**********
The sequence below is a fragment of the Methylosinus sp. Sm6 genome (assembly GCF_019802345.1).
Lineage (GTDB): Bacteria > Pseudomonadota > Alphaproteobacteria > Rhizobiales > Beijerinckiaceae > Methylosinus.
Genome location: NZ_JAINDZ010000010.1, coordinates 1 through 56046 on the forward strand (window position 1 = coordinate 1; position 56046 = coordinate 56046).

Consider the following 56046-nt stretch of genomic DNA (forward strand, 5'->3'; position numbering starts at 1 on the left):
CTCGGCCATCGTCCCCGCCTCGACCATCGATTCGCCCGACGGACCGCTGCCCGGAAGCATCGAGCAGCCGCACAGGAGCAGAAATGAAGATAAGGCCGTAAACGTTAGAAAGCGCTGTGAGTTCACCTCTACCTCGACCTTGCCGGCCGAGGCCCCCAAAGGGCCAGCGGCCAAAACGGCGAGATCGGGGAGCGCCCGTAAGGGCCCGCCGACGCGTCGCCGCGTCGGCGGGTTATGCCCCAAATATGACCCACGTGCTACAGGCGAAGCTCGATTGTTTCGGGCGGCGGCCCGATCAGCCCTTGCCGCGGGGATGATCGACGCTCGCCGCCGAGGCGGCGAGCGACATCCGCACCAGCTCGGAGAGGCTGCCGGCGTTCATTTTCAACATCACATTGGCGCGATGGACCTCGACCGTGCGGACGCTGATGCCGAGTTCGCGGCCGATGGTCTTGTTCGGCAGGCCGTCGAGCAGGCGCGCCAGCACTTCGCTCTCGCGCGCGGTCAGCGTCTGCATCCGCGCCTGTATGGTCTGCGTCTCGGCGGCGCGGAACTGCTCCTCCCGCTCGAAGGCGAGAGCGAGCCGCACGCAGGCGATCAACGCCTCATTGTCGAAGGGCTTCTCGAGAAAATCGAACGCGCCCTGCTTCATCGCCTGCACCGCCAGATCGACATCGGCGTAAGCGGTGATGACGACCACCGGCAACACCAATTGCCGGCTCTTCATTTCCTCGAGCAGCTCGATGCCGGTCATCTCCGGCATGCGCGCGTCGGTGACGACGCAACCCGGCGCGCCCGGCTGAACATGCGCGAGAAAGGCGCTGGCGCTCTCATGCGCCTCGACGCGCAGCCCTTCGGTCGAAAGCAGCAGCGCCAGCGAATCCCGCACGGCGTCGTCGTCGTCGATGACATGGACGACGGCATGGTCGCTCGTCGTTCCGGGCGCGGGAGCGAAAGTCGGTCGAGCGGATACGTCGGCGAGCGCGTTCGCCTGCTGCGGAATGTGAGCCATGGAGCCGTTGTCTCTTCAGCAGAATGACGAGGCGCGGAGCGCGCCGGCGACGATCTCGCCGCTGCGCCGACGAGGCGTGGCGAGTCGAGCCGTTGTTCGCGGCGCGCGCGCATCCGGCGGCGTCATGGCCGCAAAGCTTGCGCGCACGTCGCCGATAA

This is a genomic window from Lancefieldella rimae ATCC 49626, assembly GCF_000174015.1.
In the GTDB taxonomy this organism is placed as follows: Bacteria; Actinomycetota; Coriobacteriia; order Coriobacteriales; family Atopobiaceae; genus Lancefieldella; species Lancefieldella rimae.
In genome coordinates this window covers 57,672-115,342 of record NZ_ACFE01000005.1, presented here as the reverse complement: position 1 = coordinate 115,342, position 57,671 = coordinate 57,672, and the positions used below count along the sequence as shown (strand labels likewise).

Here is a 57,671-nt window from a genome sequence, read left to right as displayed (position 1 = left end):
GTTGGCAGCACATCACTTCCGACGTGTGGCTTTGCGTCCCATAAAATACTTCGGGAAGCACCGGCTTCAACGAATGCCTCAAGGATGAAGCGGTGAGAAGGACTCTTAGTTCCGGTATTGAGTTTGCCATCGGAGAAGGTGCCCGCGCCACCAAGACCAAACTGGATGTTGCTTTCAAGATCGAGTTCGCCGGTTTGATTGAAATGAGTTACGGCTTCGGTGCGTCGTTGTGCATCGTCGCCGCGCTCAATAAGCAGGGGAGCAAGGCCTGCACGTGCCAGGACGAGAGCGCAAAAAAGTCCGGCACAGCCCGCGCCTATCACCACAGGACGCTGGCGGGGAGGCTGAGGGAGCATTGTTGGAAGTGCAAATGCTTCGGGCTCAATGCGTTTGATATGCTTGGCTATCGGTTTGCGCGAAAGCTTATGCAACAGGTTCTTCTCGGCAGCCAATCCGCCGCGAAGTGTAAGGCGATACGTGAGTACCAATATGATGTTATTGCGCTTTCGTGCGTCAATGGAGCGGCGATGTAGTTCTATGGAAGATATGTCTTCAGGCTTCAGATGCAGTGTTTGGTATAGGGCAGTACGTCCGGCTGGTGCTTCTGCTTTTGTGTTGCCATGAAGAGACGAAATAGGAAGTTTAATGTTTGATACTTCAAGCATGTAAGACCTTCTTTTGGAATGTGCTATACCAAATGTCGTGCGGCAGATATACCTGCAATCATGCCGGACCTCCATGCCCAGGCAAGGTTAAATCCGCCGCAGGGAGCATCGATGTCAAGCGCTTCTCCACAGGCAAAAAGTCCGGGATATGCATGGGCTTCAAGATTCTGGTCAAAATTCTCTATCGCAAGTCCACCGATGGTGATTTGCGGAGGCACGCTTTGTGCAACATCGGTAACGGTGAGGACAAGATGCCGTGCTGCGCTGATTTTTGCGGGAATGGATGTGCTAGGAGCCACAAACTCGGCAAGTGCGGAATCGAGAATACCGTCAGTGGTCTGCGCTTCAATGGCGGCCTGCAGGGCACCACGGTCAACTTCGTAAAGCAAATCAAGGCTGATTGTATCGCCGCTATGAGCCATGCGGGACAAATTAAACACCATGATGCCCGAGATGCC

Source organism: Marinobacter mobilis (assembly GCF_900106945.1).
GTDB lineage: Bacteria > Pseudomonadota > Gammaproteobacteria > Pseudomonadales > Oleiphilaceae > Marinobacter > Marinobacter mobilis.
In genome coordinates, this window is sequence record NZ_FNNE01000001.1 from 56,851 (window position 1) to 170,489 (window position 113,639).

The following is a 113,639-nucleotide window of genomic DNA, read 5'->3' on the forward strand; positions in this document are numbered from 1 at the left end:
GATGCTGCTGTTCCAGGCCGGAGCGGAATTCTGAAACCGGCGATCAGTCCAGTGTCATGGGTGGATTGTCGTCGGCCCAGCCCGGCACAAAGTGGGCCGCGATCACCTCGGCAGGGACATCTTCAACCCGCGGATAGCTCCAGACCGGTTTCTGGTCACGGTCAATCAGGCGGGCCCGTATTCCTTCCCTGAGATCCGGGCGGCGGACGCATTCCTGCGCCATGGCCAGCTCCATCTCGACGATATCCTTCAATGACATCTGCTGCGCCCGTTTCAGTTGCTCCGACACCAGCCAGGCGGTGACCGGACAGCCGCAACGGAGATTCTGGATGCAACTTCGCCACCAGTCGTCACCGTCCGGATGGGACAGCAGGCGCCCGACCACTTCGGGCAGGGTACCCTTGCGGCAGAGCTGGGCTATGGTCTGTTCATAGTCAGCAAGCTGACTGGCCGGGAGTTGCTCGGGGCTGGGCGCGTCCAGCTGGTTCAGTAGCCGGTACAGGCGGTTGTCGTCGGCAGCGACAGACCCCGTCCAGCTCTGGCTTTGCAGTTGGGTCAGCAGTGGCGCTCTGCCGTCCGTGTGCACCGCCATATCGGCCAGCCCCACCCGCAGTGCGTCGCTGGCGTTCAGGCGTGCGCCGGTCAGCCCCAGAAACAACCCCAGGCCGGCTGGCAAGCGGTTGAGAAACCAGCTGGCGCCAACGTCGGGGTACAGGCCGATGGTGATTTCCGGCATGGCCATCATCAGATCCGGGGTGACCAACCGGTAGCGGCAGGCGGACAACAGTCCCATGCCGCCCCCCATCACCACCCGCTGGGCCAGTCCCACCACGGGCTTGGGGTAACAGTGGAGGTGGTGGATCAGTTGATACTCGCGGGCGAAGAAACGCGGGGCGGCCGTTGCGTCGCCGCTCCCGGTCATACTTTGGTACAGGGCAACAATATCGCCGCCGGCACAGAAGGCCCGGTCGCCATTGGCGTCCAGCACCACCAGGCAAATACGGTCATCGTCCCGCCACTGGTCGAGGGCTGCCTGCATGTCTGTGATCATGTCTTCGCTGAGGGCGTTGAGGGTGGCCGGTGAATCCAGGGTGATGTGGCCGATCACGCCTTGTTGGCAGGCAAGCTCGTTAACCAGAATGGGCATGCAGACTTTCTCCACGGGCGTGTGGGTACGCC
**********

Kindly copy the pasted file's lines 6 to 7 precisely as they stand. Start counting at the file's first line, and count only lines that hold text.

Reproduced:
This is a genomic window from Lancefieldella rimae ATCC 49626, assembly GCF_000174015.1.
In the GTDB taxonomy this organism is placed as follows: Bacteria; Actinomycetota; Coriobacteriia; order Coriobacteriales; family Atopobiaceae; genus Lancefieldella; species Lancefieldella rimae.